Unregulated property managers have the power to decide who gets housing, a lobby group says. (Photo: Getty).

Housing minister dismisses calls to rein in rogue property managers

Politicians have been ignoring pleas to control the wild west property management industry for over a decade, including the latest lobbying effort.

The housing minister is unmoved by calls from a coalition of 26 organisations to regulate rental property managers.

Social change agency Anglican Advocacy is leading a lobby to rein in the uncontrolled property management sector.

Despite being the keepers of billions of dollars in assets and millions in trust, holding tenants’ personal information and the keys to their homes, property managers require “no training, qualifications or licence to operate”, the coalition told the government in an open letter today.

“They hold the wellbeing and wealth of many New Zealanders in their hands,” it says.

Rogue operators are causing harm to renters and bringing the entire industry into disrepute, the letter says. An earlier report by Anglican Advocacy identifies myriad poor behaviour such as losing or not filing bond money, wrongly claiming arrears, invading privacy, and using unenforceable clauses in agreements.

Signatories to the letter include major Auckland real estate agency Barfoot & Thompson, Wellington tenants’ rights group Renters United, the Real Estate Institute of New Zealand, and various property management firms.

The Spinoff has previously written about the high fees, lack of security around tenants’ and landlords’ money, and poor service levels that often characterise the industry.

But Housing Minister Phil Twyford isn’t planning to act anytime soon.

“I have listened to concerns about the behaviour of some property managers,” he says in a statement.

“However, the Government has a full programme with the reform of the Residential Tenancies Act and the implementation of the Healthy Homes Guarantee.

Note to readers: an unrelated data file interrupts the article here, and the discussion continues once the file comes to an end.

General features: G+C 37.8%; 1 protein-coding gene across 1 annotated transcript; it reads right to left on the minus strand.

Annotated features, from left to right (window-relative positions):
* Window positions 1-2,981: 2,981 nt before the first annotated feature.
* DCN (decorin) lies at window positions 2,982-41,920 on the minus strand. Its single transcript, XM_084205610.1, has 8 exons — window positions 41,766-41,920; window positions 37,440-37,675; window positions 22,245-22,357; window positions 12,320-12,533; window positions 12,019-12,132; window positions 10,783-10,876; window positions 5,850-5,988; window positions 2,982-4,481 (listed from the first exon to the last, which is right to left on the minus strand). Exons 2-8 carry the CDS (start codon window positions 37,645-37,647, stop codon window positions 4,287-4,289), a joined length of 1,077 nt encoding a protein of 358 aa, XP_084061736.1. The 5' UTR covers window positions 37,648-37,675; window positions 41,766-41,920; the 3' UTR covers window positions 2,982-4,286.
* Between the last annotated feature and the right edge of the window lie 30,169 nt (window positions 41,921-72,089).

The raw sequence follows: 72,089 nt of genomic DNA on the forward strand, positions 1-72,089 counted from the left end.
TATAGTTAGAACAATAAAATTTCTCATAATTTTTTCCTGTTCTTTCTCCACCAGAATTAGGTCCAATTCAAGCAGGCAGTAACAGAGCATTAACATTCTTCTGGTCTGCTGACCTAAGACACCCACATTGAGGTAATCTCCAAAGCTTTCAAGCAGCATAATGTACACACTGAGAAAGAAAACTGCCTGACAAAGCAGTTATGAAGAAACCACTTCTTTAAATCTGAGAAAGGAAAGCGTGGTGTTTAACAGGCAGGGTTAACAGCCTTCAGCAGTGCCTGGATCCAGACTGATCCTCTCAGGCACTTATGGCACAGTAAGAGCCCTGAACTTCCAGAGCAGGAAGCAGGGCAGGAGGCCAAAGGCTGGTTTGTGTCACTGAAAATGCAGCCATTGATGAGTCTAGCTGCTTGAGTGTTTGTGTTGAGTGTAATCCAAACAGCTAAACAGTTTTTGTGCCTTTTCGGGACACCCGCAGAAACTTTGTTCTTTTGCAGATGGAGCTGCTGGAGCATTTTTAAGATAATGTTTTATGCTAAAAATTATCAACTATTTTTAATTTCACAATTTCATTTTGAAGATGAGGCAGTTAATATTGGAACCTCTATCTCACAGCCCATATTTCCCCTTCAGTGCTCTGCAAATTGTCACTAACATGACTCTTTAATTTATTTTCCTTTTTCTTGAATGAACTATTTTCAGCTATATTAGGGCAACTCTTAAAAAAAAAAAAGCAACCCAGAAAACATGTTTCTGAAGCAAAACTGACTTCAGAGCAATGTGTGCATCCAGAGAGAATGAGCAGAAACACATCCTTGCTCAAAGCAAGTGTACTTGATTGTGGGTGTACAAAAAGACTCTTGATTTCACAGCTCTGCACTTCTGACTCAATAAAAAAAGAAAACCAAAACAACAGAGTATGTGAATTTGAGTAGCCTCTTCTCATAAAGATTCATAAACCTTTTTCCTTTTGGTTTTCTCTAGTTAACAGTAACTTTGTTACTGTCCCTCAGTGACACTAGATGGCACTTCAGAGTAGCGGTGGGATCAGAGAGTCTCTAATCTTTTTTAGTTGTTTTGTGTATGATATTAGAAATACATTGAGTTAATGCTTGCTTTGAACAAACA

“It is something I’m willing to look at once these big work progammes are completed,” he says.

Regulation is long overdue, Anglican Advocacy says. A decade ago Parliament’s Justice and Electoral Select Committee recommended “immediate action be taken to create an appropriate regulatory regime for property management activities”. However the government of the day concluded that it was “not justified”.

Anglican Advocacy director Jolyon White says the latest coalition of signatories and recent advice from Parliament’s Social Services and Community committee that a bill banning letting fees should proceed gives the government a strong mandate to act, he says.

“A lack of regulation is causing harm to tenants and landlords alike, as well as to all the property managers out there who are striving to operate ethically and professionally.”

Renters United spokesperson Kate Day says property managers have the power to decide who gets housing.

“It’s unbelievable that someone can set themselves up as a property manager without any training, qualifications or understanding of their basic legal obligations.

“It’s also out of step with other sectors. Real estate agents have industry-specific regulation. So do builders, electricians, architects, engineers, plumbers, gasfitters and drainlayers,” she says.

Kiri Barfoot, director of real estate and property management agency Barfoot & Thompson, says it has long voiced the need for regulation to help ensure both landlords and renters are better serviced and protected.

“Not to include the regulation of property managers in the government’s current reforms would be an opportunity lost,” she says.

With more than a third of Kiwis now renting, and demand continuing to increase, New Zealand needs to take this opportunity to ensure it has modern systems in place to meet the needs of both renters and landlords, Barfoot says.

Bindi Norwell, chief executive of the Real Estate Institute of New Zealand, says it unequivocally stands by Anglican Advocacy’s call.

“Regulating the industry will ensure there are adequate consumer protections in place. It will also improve transparency and provide clear guidelines and expectations for the industry,” she says.


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